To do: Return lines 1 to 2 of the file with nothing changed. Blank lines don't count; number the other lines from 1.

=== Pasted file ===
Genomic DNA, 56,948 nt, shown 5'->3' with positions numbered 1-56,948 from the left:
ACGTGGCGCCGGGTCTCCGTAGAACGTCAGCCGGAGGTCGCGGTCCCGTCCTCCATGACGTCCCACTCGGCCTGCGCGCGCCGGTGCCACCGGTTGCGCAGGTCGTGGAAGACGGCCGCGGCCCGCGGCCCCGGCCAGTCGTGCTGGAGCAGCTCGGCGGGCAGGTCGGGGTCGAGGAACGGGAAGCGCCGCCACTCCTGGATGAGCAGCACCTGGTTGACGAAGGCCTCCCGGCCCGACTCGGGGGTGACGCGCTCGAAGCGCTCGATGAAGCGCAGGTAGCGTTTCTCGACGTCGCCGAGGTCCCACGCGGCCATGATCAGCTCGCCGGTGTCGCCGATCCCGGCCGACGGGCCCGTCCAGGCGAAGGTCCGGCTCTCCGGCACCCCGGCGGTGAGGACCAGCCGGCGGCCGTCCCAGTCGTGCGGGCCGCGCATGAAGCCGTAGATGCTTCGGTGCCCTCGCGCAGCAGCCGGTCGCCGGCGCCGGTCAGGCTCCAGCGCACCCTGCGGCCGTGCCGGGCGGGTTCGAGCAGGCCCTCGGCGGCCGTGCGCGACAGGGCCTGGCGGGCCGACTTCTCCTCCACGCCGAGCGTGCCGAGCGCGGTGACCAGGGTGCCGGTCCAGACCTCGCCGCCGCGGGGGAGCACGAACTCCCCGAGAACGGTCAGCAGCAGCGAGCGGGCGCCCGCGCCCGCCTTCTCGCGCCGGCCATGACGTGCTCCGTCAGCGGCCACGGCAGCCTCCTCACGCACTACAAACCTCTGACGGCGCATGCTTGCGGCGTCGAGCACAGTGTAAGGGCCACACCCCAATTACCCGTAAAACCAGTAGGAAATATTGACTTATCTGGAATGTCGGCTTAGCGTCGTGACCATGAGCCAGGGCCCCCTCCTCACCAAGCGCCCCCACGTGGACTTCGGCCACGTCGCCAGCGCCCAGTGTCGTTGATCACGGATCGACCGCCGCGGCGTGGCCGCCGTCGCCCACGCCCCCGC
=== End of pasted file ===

Genomic DNA, 56,948 nt, shown 5'->3' with positions numbered 1-56,948 from the left:
ACGTGGCGCCGGGTCTCCGTAGAACGTCAGCCGGAGGTCGCGGTCCCGTCCTCCATGACGTCCCACTCGGCCTGCGCGCGCCGGTGCCACCGGTTGCGCAGGTCGTGGAAGACGGCCGCGGCCCGCGGCCCCGGCCAGTCGTGCTGGAGCAGCTCGGCGGGCAGGTCGGGGTCGAGGAACGGGAAGCGCCGCCACTCCTGGATGAGCAGCACCTGGTTGACGAAGGCCTCCCGGCCCGACTCGGGGGTGACGCGCTCGAAGCGCTCGATGAAGCGCAGGTAGCGTTTCTCGACGTCGCCGAGGTCCCACGCGGCCATGATCAGCTCGCCGGTGTCGCCGATCCCGGCCGACGGGCCCGTCCAGGCGAAGGTCCGGCTCTCCGGCACCCCGGCGGTGAGGACCAGCCGGCGGCCGTCCCAGTCGTGCGGGCCGCGCATGAAGCCGTAGATGCTTCGGTGCCCTCGCGCAGCAGCCGGTCGCCGGCGCCGGTCAGGCTCCAGCGCACCCTGCGGCCGTGCCGGGCGGGTTCGAGCAGGCCCTCGGCGGCCGTGCGCGACAGGGCCTGGCGGGCCGACTTCTCCTCCACGCCGAGCGTGCCGAGCGCGGTGACCAGGGTGCCGGTCCAGACCTCGCCGCCGCGGGGGAGCACGAACTCCCCGAGAACGGTCAGCAGCAGCGAGCGGGCGCCCGCGCCCGCCTTCTCGCGCCGGCCATGACGTGCTCCGTCAGCGGCCACGGCAGCCTCCTCACGCACTACAAACCTCTGACGGCGCATGCTTGCGGCGTCGAGCACAGTGTAAGGGCCACACCCCAATTACCCGTAAAACCAGTAGGAAATATTGACTTATCTGGAATGTCGGCTTAGCGTCGTGACCATGAGCCAGGGCCCCCTCCTCACCAAGCGCCCCCACGTGGACTTCGGCCACGTCGCCAGCGCCCAGTGTCGTTGATCACGGATCGACCGCCGCGGCGTGGCCGCCGTCGCCCACGCCCCCGC